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Defence of Duress

Defence of Duress


The defence of duress is an excusatory defence. Meaning, what the defendant has done wrong is accepted but it is argued that they should not be to blame due to the circumstances in which the crime was committed. Under the defence of duress there are two different types, duress by threats and duress of circumstances.


Duress by Threats


As defined in the case of A-G v Whelan, Duress by threats is when the accused was told to commit an offence because they were subject to threats of immediate death or serious personal violence that was so great to overbear the ordinary powers of human resistance. It is up to the jury in this case to decide whether or not the threat was sufficiently serious enough to warrant the defence of duress which is then balanced against the seriousness of the offence


Elements of the defence of duress by threat as stated in R v Hasan:


1. Specified crime-the threat must be accompanied by an order to commit a specified crime

2. Immediate threat

3. Threat of death or serious injury

4. Threat of violence must be to the defendant or a person for whom he has responsibility

5. Threat must be so great as to overbear the ordinary powers of human resistance-to determine this threat, the "Graham Test" is applied ( R v Graham):

a. The defendant must have a reasonable belief in the circumstances

b. This belief must have lead the defendant to have a good cause to fear death or serious injury would result if he did not comply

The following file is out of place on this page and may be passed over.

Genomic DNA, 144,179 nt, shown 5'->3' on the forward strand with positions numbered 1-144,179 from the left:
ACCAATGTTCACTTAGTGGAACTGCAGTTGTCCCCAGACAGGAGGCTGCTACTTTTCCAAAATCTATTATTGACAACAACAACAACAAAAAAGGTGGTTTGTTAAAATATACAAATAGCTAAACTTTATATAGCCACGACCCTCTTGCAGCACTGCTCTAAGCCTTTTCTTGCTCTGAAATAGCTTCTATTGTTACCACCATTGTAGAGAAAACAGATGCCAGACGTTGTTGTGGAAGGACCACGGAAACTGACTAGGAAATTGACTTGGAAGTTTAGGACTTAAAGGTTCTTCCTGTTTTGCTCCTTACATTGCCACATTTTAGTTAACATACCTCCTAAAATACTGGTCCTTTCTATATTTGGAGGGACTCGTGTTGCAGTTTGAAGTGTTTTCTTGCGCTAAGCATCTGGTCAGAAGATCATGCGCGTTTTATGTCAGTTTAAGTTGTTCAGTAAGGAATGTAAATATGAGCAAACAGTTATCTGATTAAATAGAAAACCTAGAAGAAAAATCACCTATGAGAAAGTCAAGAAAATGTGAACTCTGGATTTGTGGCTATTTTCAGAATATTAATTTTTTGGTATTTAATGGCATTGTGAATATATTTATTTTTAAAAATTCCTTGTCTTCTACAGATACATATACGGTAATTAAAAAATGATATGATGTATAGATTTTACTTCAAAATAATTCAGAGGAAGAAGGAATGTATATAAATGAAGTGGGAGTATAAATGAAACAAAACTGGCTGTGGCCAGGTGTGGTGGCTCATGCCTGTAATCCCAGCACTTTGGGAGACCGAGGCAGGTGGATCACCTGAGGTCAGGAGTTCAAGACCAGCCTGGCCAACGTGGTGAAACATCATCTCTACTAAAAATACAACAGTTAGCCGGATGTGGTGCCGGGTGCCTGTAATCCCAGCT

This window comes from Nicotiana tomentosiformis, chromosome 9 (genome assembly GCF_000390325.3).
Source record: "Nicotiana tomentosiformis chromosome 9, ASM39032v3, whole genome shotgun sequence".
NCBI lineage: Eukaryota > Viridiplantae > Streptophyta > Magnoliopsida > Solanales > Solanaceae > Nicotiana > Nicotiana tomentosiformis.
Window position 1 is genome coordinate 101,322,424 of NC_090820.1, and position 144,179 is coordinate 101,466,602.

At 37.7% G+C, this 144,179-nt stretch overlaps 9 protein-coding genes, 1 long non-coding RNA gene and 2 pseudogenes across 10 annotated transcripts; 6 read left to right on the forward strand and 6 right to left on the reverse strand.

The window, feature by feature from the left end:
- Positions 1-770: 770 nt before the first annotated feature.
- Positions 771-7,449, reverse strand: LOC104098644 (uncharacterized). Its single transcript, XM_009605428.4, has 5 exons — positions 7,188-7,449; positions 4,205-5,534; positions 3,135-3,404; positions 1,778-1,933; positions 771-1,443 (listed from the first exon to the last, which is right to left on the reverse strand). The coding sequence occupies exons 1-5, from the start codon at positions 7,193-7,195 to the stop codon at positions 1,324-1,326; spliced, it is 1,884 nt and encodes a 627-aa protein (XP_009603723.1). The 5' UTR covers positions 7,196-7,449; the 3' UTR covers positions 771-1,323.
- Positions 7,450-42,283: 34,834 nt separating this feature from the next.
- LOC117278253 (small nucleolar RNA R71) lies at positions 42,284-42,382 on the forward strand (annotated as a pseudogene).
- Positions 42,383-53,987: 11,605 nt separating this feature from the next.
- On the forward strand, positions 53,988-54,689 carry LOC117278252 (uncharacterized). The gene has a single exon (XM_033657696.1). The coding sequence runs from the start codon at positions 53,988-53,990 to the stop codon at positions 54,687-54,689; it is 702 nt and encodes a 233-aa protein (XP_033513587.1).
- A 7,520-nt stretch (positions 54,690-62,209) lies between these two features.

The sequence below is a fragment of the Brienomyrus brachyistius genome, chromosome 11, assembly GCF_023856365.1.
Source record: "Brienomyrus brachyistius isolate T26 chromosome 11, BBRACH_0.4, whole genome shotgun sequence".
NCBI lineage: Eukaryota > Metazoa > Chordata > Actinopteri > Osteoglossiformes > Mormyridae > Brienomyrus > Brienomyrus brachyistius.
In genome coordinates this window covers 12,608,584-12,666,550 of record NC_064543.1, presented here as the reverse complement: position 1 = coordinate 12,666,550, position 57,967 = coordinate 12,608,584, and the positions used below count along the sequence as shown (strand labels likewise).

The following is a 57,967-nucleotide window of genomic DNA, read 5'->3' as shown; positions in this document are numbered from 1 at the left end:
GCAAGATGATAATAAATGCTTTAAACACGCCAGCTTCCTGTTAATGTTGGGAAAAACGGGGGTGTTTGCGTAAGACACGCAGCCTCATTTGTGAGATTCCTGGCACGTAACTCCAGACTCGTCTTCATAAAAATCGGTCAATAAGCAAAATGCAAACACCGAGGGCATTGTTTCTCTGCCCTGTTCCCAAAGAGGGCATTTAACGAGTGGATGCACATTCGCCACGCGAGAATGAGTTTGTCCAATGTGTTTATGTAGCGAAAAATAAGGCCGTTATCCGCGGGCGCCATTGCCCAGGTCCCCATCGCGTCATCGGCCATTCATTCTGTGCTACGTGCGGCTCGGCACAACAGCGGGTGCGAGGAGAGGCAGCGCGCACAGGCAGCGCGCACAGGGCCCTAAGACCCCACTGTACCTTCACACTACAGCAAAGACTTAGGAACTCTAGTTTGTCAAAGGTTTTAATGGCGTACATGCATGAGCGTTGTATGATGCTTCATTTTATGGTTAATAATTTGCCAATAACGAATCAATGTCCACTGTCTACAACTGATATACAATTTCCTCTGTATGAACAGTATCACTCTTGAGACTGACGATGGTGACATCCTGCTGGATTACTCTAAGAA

c. A sober person of reasonable firmness, sharing characteristics of the defendant might have acted as the defendant did


Limits on the defence of Duress:


  • Not applicable for crimes of murder, attempted murder or for an accessory to murder
  • Not applicable for crimes of treason
  • Not applicable where the defendant voluntarily, with knowledge of its nature, joined a violent criminal gang or terrorist organization
  • Not applicable where the defendant voluntarily joined a terrorist organisation
  • Not applicable where the defendant could reasonably have taken action, meaning there should have been an immediate threat of harm

Duress of circumstances


Duress of circumstances is a little different than duress by threats because this is more of a threat in that the circumstances dictate the crime rather than dictating the person. This grew out of the need for more flexibility. In this instance, a person may create the circumstances but they may not specify that a crime should be committed. The only requirement is that thre must be a sufficient connection between the threat and the crime. (R v Cole) This defence is available to all crimes except murder, attempted murder and those who assist in a murder. ( R v Pommell)

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